Here’s 1,200 Facts About Tejano History

OK – so we couldn’t cram them all in. But this new handbook shares hundreds of Spanish and Mexican Texans’ contributions to history.

By Joy DiazMarch 30, 2016 10:31 am| ,

If you’ve ever visited the State Capitol, you know one of the most stirring monuments is also one of the more recent. It’s the Tejano Monument on the south lawn. This week, in honor of the fourth anniversary of its unveiling, the Texas State Historical Association has taken the wraps off a monument of a more literary nature.

The Handbook of Tejano History is the culmination of a two-year effort, with more than 1,200 entries in all. Matt Abigail, assistant editor of the Handbook of Texas, says a section devoted to Tejano history seemed a natural fit alongside the Handbook’s other publications on African-American history in Texas, Texas music and Texas in the Civil War.

“It just seemed like the next step in that progression toward more inclusion of topics,” he says, “especially on underrepresented ethnic groups in Texas history.”

Some traditional definitions of Tejano have been limiting – a Texas resident of Mexican or criollo Spanish heritage.

“Some people try to apply geographic limitations to it or put it in certain time periods, but that’s tricky because the borders of Texas haven’t been constant and they’ve changed over the last 500 years,” he says. “The descendants of Spanish colonists and the indigenous peoples of Texas – they didn’t stop existing in, say, 1836. They’re still alive today and their descendants are still making an impact on Texas today.”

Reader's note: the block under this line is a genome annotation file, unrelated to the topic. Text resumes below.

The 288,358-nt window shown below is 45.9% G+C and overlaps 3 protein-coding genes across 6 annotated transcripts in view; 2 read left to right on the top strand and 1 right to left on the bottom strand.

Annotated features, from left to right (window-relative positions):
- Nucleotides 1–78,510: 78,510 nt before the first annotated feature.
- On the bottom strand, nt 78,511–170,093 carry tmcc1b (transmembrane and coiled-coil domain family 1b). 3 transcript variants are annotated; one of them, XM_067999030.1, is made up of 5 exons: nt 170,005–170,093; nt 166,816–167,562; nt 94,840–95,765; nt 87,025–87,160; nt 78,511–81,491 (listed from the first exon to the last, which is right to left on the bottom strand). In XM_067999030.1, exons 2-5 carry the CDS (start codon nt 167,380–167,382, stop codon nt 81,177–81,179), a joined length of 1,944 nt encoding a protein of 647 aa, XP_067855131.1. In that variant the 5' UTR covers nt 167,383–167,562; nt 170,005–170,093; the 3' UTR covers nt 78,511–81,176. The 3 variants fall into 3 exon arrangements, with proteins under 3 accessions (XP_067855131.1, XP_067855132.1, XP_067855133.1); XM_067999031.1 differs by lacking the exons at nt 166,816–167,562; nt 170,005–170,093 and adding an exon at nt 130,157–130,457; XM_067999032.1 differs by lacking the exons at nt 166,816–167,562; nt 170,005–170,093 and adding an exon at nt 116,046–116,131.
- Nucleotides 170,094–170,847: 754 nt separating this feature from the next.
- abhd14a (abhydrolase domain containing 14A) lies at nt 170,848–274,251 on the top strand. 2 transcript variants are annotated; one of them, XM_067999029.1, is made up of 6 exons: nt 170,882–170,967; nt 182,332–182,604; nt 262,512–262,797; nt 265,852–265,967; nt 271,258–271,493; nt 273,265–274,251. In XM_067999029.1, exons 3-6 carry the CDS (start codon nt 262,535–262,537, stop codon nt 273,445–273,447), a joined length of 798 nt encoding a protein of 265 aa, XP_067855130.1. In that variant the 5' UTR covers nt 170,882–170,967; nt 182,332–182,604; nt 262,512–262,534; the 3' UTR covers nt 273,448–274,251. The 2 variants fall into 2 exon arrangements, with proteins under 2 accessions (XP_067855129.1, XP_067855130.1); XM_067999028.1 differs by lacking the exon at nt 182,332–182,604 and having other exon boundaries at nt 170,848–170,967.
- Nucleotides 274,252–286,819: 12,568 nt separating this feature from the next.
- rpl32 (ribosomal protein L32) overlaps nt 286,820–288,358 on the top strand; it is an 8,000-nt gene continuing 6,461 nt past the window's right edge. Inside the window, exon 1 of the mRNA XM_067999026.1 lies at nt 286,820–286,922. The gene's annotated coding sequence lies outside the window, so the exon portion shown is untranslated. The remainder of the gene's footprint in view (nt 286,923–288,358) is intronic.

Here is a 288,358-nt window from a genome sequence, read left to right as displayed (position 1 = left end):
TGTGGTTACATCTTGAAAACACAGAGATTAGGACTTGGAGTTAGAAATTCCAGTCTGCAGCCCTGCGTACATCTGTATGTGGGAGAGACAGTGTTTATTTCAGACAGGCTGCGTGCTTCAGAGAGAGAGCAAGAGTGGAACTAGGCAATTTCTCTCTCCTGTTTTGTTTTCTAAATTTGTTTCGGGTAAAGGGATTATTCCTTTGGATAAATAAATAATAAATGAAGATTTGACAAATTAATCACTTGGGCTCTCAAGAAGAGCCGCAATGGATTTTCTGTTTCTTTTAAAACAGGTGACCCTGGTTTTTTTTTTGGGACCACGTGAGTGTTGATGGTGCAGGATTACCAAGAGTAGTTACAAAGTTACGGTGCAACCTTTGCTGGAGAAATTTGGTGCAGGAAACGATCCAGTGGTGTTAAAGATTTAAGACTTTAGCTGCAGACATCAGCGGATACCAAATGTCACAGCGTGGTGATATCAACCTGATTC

Abigail says Texans love a war hero and one stand-out Tejano is Marcelino Serna, one of the most decorated war heroes of World War I. Born outside Chihuahua City in Mexico, Serna emigrated to El Paso. Federal officials, in an attempt to verify his draft status, said he was exempt because he was a Mexican citizen, but Serna decided he wanted to serve anyway. He was awarded the U.S. Distinguished Service Cross and a French Croix de Guerre.

“One thing, though, that he wasn’t awarded was the Medal of Honor,” Abigail says. “A lot of people have thought that may have been because his commanding officers were either prejudiced or they didn’t want to give it to him because, at the time, he wasn’t a fluent English speaker.”

Even without the Medal of Honor, Serna is still considered one of the most decorated American soldiers in WWI. Acknowledging the stories of people like Serna, who was later given American citizenship, helps to remind people that the stories of Tejanos and Mexican-Americans are a vital part of Texas history.

“They deserve to be told not as separate from the main story of Texas history,” he says, “but as a part of it.”